I’ve always considered myself an extrovert. I love travel, people, and I’m an incurable optimist.  I’m generally loud and outspoken and public speaking is a thrilling challenge. As I began to read Susan Cain’s Quiet: The Power of Introverts in a World that Can’t Stop Talking, I wondered whether I would find it truly engaging to read of a personality style so foreign to my own. After all, introverts are boring and antisocial, right?


Mere pages in, I began to realize how much I actually have in common with this oft-stereotyped trait.  As a kid, I was the studious, science-loving type and fancied a good book to a play date.  I still do.  I get a high from the beauty found in nature, relish quiet walks, and prefer email to phone calls with strangers. I like parties, but more often than not feel a stronger need to just recharge with family and close friends.  All tell-tale signs of introversion.

While Cain’s work enlightened my view of my own personality, it illuminated the truth about introverts. Cain introduces us to highly revered figures—Bill Gates, Eleanor Roosevelt, and Albert Einstein, among others—who have benefited from the introspective and cerebral qualities of introversion. Contrary to the American Extroversion Ideal, without such quiet thinkers we may have never seen the likes of the personal computer, the New Deal, or e=mc². Cain draws us along on her journey, from the gregarious auspices of Harvard and pseudo-religious Tony Robbins seminars, to tranquil hideaways and studious Cupertino, California, as she asks us to rethink our perceptions of successful acclimation and groupthink business practices.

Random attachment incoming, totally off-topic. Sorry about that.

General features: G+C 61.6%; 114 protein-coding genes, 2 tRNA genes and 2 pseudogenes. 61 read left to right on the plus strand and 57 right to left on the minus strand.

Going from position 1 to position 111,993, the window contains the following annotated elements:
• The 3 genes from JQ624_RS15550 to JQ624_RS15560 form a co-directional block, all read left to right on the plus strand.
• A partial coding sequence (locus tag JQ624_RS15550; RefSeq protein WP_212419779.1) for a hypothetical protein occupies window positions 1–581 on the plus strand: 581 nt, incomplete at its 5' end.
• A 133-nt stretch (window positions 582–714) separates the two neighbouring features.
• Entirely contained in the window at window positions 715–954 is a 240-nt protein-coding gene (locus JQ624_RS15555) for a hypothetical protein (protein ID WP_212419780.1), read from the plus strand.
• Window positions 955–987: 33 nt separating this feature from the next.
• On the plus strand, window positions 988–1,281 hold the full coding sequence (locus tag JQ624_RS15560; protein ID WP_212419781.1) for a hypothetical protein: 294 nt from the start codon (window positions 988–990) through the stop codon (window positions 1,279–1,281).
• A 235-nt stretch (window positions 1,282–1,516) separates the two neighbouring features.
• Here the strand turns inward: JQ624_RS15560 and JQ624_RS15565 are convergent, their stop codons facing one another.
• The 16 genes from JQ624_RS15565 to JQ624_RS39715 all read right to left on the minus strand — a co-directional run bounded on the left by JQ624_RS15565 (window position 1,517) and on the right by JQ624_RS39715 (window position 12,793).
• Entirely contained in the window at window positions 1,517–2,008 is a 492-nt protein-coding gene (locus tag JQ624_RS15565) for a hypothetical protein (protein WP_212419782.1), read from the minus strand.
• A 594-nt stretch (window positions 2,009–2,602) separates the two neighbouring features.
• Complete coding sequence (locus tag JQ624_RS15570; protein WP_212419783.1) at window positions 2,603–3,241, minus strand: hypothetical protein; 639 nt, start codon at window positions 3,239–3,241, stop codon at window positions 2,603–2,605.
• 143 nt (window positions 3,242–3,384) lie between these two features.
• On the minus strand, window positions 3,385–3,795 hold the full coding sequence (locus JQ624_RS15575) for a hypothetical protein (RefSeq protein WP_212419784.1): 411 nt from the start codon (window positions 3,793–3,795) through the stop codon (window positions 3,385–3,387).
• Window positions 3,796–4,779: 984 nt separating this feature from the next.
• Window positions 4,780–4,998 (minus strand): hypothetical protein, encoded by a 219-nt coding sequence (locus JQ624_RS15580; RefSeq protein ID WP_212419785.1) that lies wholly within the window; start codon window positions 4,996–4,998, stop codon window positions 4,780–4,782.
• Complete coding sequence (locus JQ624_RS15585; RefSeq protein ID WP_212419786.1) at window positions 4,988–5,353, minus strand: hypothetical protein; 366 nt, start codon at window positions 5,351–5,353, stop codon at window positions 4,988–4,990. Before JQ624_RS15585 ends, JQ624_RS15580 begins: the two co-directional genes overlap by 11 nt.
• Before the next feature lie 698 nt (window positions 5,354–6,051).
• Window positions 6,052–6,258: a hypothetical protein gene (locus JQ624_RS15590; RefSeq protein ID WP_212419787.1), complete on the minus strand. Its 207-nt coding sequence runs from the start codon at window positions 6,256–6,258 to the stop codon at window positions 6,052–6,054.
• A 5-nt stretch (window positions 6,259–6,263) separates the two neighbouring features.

Quiet is a whirlwind tour of the social sciences—ancient philosophies and Sigmund Freud, the interactions of corporate America, mammalian biology, and the dark depths of fMRI machines.  We discover “orchid children,” those delicate hothouse flowers of youth that thrive in supportive families but may wither if not properly nourished. We learn how introverts must struggle at times to have their voices heard, and how extroverts would do well to learn from quiet dispositions.  We observe cultural variations in outgoingness and the “soft power” therein.

But I still had to know—was I the extrovert as I had always held, or had I masked my true self all these years? A quick Myers Briggs personality inventory revealed that I’m actually an ambivert—right in the middle of the introversion-extroversion spectrum. Even here on the fringes of introversion, I’m in good company.

Cain, a “consummate introvert” herself, spins an entertaining, intriguing, and uplifting account of the human spirit. Quiet is a celebration in undertones of the subdued and understated value of the soft-spoken loner concealing genius within.


Cara Carroll is a psychology major and aspiring writer at Austin Peay State University. She has an affinity for the sciences, young adult fiction, and children’s books. She maintains a blog about healthy living.